In many modern public transport systems, timetables and rostering are generated by computer, with the operators specifying the required operating span, minimum frequencies, route length/time and other such factors. Design of the schedule may aim to make times memorable for passengers, through the use of clock-face scheduling — services departing at regular intervals, at the same times every hour. This is less likely to apply at peak times, when the priority is optimum utilisation of available vehicles and staff.
In large cities services may be so frequent that consulting a timetable is unnecessary. In some cases public transport operators do not publish public timetables for busy times of day, or they may simply state "services run every 3–5 minutes" (or words to that effect), which is the norm for buses in some cities such as Hong Kong even during off-peak hours.
A monthly timetable book of major trains, some bus and ferry services in Europe.
A bi-monthly timetable book of major trains, and some bus and ferry services outside Europe, ceased December 2010.
A monthly air timetable book published by OAG (Official Airline Guide), and covers all airlines and airports in the world.
The official timetable book, published twice a year.
Published twice a year by China Railway Publishing, in Chinese. The former timetable includes all trains, the latter fast express trains only.
Published irregularly (last January 2015) by Duncan Peattie, in English. It includes all trains shown in the Chinese Railway Passenger Train Timetable, but not all stations.
Published once a year in English and Hindi.
The first regularly published timetable (Japanese: 時刻表, Hepburn: jikokuhyō) appeared in 1894, published by a private company. By the time of the nationalization of Japanese railways in 1906, three competing timetables were being published and it was decided that only one official timetable should be offered to the public. Five thousand copies of the first official timetable were published in January 1915.
In 2010, two printed national timetables were available; one published by JTB Corporation and one published by the Transportation News Company/Kotsu Shimbunsha, itself owned by all constituent companies of the Japan Railways Group (barring the RTRI) and SoftBank. These thick books - the February 2009 edition of the JTB timetable, for example, contains 1152 pages - are published every month and cover all stations and trains of JR and private railways, as well as long-distance bus, ferry and air services. For frequent JR urban lines, subway trains, private railways and urban buses, only summary timetables are shown. In 2009, a book was published to mark the 1000th edition of the JTB timetable, containing reproductions of all one thousand covers, selected timetables and maps, and articles on the way the timetable is produced.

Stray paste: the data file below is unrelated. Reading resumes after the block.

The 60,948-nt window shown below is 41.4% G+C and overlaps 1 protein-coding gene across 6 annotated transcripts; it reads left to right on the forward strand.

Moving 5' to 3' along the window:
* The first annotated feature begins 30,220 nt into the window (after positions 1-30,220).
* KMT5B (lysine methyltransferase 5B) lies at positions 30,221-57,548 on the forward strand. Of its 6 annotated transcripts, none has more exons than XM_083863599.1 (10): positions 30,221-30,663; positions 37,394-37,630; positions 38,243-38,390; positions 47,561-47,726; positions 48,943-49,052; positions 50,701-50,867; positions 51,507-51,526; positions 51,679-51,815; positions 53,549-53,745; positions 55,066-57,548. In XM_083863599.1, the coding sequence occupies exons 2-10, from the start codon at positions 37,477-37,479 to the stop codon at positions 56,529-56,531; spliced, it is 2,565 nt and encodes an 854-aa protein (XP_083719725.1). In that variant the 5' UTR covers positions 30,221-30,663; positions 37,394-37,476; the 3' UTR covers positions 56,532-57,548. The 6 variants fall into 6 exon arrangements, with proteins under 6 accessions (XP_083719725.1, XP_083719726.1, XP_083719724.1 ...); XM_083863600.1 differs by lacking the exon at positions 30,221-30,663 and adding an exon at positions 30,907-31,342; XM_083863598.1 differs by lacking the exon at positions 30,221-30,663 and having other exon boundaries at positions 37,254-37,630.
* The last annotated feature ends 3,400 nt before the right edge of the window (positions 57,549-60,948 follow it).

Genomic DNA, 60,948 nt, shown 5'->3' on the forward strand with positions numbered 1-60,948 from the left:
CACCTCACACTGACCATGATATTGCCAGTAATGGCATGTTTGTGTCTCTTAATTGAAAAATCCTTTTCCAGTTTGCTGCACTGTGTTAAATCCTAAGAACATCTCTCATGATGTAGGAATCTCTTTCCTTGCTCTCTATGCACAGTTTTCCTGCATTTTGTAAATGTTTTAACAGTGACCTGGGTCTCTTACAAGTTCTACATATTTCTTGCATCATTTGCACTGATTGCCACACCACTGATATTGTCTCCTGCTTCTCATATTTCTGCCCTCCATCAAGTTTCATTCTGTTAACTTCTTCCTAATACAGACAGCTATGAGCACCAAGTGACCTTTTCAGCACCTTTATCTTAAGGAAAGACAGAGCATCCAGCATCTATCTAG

There are also many searchable online timetables covering all forms of transport, for example http://www.hyperdia.com/. Timetables for PDAs, mobile phones and PCs are readily available.
Published every month and covers all trains, highway bus, ferry and domestic air services.
Every year, in December and June, the European train timetables are amended. There are seldom major changes to important routes, but the change allows for alterations to international services and for seasonal variation. Currently the dates for the European train timetable changes are usually the Sunday of the second weekend in June and in December. In the months leading up to the changeover date booking will be restricted as some railway operators are sometimes late loading in the new data (between several weeks and a few days before the change).
However, in Switzerland timetable changes only happen once a year in December. In Switzerland major changes happen only in odd years.
One of the most comprehensive European-wide timetable information is provided by the electronic timetable search engine of German Railways Deutsche Bahn (information is also available in Danish, Dutch, French, Italian, Polish, Spanish and Turkish). The same information, but differently presented, one also find on the online timetables by the Swiss Federal Railways (in English, German, French, and Italian) and the timetable by the Czech Ministry of Transport (in Czech, and - however not to every detail - in English and German).
This is a free timetable leaflet distributed in express train and has information about the departure, arrival time of the train and connecting services. For many years the “Kursbuch Gesamtausgabe” ("complete timetable"), a very thick timetable book, was published but its contents are now available on the Deutsche Bahn website and CD ROM.
Covers most trains.
See Timetables for the Netherlands.
In Switzerland timetables change happens only once a year in December all over Switzerland for any kind of public transportation means; major changes even happens only every second year on odd years.
A large annual publication consisting of all Swiss railways, funiculairs, most lake and river boats, cableways, Swiss PostBus, and all other country buses timetables.
All online timetables provide information for the same timetable as the printed Official Timetable plus all Swiss city transit systems and networks as well as most railways in Europe. The user interface as well as all Swiss railways stations, and bus, boat, cable car stops are transparently available in German, French, Italian, and English spelling.
Published by The Stationery Office (the official UK Government publishers), and contains information, according to its title page, "with permission of Network Rail and obtained under licence the Rail Delivery Group. It closely resembles Network Rail's former timetable book, which ceased publication in 2007, but PDF timetable files are on its website.
It appears twice per year:
Until 1974 each region of British Rail published its own timetable. The first Great Britain timetable started on 4 May 1974. Prior to that the only joint publication between regions had been a publication of 30 principal passenger services from 1962, following the demise of Bradshaw in 1961. The final printed all-line timetable was produced by Network Rail in 2007, after which versions were published both by the Stationery Office and Middleton Press. Subsequently, The Stationery Office version has been discontinued and for the summer of 2016 Middleton Press only published a reprint of the UK pages of the European Rail Timetable, although a limited two-volume comprehensive version belatedly appeared in August.